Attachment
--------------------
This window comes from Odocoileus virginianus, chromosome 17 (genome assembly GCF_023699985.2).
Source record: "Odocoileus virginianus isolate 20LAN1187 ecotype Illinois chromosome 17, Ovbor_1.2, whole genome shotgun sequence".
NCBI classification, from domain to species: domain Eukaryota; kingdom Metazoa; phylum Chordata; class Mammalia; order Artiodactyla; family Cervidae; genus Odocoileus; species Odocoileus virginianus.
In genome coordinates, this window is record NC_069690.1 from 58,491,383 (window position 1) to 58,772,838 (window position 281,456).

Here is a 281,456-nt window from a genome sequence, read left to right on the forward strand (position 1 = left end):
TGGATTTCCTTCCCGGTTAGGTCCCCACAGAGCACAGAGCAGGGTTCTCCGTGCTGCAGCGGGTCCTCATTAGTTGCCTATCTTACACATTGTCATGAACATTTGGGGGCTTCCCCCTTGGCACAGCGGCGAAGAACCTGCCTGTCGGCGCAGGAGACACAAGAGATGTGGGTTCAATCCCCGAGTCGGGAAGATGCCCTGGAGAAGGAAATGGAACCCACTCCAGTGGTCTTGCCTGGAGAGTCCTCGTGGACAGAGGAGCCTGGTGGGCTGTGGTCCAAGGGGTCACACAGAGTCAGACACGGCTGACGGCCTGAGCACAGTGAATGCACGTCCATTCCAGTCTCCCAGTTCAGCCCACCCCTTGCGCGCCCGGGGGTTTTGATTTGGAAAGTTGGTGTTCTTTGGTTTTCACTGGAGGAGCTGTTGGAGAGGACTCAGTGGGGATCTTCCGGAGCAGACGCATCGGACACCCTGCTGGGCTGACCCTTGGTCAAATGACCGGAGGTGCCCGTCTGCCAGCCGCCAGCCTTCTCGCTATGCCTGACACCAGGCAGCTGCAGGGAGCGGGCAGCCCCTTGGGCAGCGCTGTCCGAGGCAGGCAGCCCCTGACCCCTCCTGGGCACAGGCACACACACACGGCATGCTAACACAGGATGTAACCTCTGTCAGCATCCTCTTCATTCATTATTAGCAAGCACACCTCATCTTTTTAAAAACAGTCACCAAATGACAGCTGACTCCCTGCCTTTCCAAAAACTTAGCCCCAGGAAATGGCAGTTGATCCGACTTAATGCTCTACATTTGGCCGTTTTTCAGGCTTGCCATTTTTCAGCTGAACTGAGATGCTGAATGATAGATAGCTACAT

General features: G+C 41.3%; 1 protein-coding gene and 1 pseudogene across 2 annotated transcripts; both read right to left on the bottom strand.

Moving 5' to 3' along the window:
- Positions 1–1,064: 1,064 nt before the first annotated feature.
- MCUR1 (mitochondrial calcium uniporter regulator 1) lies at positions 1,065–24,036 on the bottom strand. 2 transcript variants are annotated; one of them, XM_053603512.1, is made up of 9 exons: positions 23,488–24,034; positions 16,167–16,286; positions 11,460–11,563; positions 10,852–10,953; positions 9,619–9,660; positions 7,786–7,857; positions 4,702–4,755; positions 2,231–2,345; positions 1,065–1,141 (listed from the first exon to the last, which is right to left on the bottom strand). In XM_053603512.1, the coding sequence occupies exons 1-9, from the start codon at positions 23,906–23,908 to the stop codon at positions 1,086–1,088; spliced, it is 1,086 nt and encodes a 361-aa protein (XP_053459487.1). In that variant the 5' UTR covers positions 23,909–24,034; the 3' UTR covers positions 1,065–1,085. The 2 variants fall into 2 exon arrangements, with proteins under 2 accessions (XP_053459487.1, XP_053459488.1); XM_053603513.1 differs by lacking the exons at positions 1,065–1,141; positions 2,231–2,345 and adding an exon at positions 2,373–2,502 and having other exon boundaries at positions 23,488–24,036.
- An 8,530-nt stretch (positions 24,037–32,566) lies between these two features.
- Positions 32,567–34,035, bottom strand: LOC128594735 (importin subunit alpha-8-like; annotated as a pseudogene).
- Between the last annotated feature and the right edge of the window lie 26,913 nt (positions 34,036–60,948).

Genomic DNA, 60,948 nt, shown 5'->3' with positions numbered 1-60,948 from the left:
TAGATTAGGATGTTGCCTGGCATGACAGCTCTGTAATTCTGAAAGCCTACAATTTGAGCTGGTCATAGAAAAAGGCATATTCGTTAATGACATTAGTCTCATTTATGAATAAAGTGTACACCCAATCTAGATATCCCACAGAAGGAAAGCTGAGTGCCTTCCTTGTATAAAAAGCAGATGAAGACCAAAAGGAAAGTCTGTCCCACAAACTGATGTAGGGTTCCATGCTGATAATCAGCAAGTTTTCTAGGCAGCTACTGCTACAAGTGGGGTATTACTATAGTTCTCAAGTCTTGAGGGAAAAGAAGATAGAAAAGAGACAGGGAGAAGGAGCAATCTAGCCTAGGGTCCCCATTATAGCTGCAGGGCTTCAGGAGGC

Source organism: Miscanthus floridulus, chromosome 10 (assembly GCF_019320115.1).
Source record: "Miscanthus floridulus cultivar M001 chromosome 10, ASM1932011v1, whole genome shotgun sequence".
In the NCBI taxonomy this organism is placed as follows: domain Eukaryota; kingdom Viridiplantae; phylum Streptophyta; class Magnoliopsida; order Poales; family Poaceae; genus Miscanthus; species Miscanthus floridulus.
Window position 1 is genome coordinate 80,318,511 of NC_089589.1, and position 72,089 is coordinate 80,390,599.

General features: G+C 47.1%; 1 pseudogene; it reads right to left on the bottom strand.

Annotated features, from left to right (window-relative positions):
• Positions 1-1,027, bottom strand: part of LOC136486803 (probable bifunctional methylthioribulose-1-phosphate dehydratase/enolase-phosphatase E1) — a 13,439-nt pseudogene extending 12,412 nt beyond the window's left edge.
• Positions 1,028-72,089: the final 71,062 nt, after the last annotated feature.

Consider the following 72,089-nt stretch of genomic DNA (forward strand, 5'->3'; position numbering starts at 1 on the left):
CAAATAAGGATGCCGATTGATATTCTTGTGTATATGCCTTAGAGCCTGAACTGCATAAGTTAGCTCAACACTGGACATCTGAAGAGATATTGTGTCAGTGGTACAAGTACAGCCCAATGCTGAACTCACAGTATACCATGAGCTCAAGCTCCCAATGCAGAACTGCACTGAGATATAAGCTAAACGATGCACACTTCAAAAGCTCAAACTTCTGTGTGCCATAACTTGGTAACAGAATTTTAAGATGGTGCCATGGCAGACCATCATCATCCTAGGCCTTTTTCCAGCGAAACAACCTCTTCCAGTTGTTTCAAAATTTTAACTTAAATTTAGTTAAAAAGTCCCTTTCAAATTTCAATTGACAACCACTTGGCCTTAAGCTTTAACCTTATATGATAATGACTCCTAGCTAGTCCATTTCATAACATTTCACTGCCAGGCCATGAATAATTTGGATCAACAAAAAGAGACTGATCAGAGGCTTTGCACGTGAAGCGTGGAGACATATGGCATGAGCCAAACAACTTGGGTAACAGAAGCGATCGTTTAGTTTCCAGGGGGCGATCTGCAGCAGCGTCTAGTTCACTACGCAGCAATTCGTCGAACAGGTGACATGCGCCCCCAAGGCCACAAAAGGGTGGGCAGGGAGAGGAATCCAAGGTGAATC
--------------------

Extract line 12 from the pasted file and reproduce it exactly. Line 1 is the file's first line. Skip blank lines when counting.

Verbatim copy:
- Positions 32,567–34,035, bottom strand: LOC128594735 (importin subunit alpha-8-like; annotated as a pseudogene).